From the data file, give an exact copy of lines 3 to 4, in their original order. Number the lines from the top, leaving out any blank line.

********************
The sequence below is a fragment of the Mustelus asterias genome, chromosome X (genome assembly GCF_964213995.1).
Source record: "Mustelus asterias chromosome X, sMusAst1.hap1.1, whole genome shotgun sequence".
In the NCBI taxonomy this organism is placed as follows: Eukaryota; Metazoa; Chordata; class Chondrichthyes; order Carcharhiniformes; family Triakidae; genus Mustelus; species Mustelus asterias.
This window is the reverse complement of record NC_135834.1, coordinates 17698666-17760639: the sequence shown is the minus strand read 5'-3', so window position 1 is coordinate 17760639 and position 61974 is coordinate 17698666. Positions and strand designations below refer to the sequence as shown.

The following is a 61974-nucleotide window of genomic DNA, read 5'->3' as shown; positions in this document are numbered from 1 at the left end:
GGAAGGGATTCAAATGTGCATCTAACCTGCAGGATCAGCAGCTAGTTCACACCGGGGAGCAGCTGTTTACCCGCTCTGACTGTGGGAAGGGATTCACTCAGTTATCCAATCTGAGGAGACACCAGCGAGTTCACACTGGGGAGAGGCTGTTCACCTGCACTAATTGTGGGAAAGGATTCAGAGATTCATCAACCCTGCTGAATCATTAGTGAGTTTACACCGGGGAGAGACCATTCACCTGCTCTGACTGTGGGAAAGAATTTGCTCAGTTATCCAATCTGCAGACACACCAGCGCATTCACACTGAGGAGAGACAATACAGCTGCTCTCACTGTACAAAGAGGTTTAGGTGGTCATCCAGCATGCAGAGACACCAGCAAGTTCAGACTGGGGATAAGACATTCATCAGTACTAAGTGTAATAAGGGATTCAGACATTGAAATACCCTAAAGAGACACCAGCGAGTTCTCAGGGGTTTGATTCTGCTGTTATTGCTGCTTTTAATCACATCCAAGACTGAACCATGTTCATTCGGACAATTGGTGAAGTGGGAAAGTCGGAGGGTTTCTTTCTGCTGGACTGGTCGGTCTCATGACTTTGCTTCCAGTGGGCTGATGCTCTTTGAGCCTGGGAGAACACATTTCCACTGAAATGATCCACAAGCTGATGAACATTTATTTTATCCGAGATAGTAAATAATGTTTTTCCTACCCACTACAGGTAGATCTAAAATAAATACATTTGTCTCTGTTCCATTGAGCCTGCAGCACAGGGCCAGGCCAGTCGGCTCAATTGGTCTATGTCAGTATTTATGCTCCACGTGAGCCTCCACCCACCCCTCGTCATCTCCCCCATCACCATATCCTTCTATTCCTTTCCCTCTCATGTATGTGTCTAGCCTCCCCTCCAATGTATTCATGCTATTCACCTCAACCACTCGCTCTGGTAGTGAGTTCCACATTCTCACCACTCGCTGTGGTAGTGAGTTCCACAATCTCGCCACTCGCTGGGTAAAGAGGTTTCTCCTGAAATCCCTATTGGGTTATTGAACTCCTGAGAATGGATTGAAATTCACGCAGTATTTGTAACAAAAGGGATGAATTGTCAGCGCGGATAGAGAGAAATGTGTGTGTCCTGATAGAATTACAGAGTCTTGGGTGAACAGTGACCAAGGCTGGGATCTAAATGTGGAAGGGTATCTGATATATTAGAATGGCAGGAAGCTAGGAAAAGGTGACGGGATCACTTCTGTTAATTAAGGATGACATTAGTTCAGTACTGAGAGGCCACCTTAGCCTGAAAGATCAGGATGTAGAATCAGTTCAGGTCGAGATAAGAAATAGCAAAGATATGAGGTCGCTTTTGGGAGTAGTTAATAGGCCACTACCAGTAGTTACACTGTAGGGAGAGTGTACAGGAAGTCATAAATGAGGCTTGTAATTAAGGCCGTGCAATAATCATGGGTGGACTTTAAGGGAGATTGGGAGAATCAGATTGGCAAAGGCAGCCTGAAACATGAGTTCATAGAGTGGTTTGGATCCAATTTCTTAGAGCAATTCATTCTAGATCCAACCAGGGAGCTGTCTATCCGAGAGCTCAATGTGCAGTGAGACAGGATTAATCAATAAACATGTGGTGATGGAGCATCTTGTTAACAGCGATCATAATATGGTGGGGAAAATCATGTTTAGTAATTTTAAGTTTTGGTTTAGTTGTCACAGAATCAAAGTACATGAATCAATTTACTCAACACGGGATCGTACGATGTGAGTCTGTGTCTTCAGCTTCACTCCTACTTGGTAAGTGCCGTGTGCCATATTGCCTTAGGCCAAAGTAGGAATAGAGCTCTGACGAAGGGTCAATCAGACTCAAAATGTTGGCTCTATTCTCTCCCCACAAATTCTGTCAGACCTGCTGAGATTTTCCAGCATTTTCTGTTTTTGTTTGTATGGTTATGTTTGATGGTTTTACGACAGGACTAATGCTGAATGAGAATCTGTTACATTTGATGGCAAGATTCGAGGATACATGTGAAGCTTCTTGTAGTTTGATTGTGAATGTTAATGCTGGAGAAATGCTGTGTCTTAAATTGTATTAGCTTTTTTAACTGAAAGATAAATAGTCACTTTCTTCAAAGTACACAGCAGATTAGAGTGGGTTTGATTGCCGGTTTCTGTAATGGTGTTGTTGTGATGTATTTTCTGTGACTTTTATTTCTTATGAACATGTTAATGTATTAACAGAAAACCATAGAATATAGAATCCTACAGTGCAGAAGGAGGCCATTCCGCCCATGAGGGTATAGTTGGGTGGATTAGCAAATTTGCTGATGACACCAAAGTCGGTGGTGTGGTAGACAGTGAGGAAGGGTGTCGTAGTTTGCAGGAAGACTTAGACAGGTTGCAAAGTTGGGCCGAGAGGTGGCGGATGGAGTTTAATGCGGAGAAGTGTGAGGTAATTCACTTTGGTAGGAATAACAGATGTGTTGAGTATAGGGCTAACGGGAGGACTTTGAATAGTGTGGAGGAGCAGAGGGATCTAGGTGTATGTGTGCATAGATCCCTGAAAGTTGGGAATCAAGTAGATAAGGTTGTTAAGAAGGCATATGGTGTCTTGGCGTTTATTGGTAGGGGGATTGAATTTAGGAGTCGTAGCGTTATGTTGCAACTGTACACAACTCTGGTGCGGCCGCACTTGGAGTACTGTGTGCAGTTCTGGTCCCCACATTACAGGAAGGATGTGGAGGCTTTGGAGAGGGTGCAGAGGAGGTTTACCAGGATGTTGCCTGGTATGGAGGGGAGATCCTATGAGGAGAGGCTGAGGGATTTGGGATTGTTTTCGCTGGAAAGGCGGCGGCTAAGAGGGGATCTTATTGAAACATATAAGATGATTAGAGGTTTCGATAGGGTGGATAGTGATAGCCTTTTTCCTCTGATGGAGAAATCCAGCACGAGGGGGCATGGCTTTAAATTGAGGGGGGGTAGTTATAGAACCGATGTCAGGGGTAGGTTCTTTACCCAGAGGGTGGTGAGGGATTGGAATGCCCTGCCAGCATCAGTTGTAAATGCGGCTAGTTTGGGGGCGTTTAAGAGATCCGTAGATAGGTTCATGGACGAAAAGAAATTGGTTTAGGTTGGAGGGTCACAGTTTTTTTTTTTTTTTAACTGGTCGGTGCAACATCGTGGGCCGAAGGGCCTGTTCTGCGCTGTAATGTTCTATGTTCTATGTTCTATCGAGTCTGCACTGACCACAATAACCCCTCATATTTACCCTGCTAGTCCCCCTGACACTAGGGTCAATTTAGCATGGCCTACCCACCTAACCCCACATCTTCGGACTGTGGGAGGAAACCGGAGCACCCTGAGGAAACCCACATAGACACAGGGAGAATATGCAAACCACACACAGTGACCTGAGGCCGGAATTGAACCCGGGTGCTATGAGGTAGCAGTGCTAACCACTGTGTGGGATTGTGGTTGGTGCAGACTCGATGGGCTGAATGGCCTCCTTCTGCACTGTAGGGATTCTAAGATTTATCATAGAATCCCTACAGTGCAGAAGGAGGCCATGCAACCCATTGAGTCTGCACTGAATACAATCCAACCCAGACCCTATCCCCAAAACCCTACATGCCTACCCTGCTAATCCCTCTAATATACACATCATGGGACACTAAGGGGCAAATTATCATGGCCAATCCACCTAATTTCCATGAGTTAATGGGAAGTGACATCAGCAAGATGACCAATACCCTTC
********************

In the NCBI taxonomy this organism is placed as follows: Eukaryota; Metazoa; Chordata; class Chondrichthyes; order Carcharhiniformes; family Triakidae; genus Mustelus; species Mustelus asterias.
This window is the reverse complement of record NC_135834.1, coordinates 17698666-17760639: the sequence shown is the minus strand read 5'-3', so window position 1 is coordinate 17760639 and position 61974 is coordinate 17698666. Positions and strand designations below refer to the sequence as shown.